I'd be worried about getting laid off as a junior associate working under a weak / low-rev director, VP, etc.

If a lead analyst leaves or gets laid off, what happens to the junior associate below them?

I would guess in a rough economy, you might give the junior guy the boot too.

Dec 28, 2018

I can only speak for what I've seen at my bank, but when this happens, the associate (assuming they don't suck) is given the opportunity to switch to another team. Turnover is generally high enough that there will always be at least one associate spot open to move to. That's current environment though. If things get worse like in a recession, companies may not be as nice about it...

Dec 28, 2018

What kind of severance would be typical if somebody at the associate were to be cut for something non performance related, like an analyst leaving or a firm making cuts? Anything at all?

Dec 29, 2018

Two weeks pay? Maybe four.

Jan 18, 2019

If it is the first round of cuts folks tend to get more 4-8 weeks in a BB and 2-4 weeks in smaller banks. If the bank does subsequent rounds, it gets much shorter. Saw this happen in '08 & '11.

Jan 9, 2019

Your in the world of high performance finance. That's the worst thing that could happen. But then it again it is a bare minimum of the level of existence you should be maintaining.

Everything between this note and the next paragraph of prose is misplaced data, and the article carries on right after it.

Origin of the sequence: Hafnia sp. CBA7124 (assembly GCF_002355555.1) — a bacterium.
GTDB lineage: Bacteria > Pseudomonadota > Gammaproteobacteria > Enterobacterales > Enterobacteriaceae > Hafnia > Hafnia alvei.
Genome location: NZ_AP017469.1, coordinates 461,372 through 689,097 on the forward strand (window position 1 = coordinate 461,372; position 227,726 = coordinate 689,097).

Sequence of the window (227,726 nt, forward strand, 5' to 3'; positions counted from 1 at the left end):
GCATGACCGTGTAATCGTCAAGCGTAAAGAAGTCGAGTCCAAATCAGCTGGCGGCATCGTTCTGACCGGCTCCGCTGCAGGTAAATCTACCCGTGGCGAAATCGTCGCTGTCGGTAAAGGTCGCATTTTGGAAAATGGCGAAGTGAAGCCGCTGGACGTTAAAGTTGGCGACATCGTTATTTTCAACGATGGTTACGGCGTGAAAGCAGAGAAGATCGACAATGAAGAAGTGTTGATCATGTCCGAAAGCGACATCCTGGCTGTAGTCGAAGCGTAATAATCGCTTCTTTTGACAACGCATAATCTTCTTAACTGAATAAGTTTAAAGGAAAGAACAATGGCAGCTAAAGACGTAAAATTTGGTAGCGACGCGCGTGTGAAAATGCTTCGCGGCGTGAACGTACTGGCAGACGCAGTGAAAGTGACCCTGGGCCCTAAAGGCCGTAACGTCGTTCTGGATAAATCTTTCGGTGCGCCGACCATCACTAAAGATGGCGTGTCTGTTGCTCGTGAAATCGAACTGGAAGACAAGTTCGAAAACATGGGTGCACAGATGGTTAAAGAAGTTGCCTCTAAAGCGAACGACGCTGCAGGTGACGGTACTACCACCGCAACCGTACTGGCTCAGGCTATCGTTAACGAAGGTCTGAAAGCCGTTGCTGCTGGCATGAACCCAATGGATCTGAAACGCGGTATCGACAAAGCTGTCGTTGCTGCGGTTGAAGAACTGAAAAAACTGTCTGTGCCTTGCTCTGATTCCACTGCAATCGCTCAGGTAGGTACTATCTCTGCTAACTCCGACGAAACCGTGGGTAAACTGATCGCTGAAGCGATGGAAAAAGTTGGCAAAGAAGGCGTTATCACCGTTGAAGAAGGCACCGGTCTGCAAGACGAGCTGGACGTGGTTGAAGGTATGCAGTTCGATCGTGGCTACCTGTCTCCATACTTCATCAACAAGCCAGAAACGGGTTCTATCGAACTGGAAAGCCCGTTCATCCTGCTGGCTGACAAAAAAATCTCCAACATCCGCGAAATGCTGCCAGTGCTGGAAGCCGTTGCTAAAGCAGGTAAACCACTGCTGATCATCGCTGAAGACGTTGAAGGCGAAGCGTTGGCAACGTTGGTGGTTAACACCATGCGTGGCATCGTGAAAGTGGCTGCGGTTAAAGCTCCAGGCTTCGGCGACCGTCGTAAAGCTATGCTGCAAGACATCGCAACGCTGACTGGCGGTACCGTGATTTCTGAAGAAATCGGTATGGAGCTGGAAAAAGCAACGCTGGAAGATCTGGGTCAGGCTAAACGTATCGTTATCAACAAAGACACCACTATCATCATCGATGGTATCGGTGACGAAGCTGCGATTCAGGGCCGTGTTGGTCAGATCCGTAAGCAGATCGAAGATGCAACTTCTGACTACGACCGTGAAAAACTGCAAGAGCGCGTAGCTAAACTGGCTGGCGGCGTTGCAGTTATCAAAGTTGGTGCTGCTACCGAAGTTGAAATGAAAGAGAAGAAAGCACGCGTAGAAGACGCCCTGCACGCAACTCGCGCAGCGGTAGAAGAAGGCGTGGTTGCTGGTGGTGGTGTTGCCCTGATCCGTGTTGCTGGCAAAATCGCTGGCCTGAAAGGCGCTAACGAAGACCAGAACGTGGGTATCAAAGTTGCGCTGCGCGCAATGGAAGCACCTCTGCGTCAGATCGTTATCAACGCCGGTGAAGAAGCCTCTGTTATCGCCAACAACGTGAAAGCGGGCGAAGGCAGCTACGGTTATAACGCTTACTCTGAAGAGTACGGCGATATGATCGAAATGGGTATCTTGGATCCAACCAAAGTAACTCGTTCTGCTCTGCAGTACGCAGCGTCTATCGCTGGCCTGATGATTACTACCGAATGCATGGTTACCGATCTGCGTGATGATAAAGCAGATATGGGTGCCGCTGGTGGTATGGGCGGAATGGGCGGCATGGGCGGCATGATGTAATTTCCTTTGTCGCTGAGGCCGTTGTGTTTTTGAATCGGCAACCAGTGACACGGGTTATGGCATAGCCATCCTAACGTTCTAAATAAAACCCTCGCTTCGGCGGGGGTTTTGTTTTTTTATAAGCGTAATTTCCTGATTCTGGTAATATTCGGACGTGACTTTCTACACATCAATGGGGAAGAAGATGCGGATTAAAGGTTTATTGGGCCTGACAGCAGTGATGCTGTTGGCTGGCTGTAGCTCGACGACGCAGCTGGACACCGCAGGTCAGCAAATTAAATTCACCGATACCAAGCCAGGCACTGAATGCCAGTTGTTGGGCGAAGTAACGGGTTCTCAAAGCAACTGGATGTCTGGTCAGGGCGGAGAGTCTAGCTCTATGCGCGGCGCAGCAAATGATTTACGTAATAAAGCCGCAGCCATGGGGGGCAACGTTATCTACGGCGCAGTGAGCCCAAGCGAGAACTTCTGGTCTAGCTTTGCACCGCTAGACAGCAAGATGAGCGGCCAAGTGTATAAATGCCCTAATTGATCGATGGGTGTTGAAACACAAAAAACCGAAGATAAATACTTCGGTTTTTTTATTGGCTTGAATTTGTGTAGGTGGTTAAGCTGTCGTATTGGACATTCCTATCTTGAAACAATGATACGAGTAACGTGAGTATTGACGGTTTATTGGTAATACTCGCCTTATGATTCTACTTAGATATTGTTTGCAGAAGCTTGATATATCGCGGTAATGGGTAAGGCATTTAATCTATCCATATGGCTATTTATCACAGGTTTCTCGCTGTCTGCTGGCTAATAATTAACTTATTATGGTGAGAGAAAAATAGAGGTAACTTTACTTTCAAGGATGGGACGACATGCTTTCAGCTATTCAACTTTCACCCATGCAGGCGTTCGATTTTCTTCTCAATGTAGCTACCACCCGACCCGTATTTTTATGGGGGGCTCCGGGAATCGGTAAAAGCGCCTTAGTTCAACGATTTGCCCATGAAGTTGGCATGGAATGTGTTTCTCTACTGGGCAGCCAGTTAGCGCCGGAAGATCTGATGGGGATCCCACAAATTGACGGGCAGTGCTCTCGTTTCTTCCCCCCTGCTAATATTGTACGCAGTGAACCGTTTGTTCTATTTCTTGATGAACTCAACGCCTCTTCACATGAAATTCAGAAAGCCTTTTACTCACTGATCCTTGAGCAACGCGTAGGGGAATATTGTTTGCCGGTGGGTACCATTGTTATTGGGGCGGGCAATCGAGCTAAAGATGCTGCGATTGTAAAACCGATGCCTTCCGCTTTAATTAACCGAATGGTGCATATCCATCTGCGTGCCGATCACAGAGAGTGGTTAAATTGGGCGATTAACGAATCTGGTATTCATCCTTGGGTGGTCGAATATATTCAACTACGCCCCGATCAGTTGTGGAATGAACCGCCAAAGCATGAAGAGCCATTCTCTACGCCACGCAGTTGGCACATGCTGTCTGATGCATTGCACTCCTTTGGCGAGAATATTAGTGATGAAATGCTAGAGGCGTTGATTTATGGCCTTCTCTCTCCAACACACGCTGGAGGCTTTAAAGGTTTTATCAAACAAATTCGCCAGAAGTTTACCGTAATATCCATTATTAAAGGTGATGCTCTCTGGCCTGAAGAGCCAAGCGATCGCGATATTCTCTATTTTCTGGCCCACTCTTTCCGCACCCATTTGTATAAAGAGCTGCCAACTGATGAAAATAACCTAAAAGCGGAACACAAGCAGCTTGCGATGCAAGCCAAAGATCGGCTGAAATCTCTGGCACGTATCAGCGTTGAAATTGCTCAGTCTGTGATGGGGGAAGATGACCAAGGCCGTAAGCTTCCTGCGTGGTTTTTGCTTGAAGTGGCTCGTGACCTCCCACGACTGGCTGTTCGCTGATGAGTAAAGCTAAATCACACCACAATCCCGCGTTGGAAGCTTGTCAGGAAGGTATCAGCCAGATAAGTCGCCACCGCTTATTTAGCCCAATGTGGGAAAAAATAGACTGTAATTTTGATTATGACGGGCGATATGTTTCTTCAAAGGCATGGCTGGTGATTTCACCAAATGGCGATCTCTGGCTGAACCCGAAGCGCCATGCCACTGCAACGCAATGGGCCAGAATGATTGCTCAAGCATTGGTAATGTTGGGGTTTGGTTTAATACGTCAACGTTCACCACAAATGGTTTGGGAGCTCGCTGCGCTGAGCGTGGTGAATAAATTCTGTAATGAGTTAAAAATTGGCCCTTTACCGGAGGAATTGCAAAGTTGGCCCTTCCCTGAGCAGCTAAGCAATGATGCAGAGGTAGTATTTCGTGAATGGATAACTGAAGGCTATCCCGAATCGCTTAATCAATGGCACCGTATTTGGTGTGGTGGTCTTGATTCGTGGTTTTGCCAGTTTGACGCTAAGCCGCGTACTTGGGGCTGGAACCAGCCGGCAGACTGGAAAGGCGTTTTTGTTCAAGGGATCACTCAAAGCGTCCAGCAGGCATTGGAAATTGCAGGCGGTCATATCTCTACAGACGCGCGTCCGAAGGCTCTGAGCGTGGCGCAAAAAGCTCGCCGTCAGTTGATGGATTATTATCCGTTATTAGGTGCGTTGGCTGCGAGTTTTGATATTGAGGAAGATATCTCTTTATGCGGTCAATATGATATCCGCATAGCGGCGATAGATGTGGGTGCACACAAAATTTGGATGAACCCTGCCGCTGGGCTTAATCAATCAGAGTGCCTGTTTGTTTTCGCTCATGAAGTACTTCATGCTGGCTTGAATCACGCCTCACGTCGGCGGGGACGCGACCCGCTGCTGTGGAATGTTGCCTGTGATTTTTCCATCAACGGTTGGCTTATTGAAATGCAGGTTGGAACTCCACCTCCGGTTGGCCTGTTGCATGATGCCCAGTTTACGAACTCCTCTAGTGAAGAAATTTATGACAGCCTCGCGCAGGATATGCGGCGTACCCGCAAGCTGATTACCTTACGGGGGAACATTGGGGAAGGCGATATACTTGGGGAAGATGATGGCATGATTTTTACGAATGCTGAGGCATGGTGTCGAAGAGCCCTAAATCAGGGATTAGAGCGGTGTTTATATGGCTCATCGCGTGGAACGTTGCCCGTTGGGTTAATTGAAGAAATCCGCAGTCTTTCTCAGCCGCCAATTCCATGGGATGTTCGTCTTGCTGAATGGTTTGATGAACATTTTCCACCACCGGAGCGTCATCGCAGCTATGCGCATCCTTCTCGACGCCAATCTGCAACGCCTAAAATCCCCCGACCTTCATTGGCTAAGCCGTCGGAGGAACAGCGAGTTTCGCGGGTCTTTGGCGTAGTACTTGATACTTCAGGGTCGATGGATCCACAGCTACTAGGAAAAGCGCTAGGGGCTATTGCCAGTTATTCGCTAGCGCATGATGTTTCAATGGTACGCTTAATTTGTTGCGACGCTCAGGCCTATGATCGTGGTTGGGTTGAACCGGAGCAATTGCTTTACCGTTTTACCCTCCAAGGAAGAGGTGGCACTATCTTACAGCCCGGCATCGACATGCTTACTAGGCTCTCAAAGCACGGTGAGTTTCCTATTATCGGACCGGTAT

Don't feel bad if you as well. Every other sector is literally a step down - so enjoy the ups and downs and if it goes bad - at least you would have given it your best shot.

Caution to the wind - don't even think about this again please!!!!!!!!

Corp. Fin. Analyst currently working two finance jobs (and a teaching gig and trying to save my music production solo career). I love avocado's. And yes Cape Town is the most beautiful place in the world. Don't believe me, come thru and find out.

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Jan 10, 2019

[Double post]

Jan 10, 2019
Njabulo Vincent-Hadebe:

Caution to the wind - don't even think about this again please!!!!!!!!

Damn this is a 2019 shmood

Jan 9, 2019

Nah

Jan 10, 2019

Not really. My review is due for this month and I have already been told how my workload will increase throughout 2019. Unless they're slow rolling me, I think I should be fine. Also my team has been solid this year compared to others at the firm.

Dayman?

Jan 13, 2019
Jan 18, 2019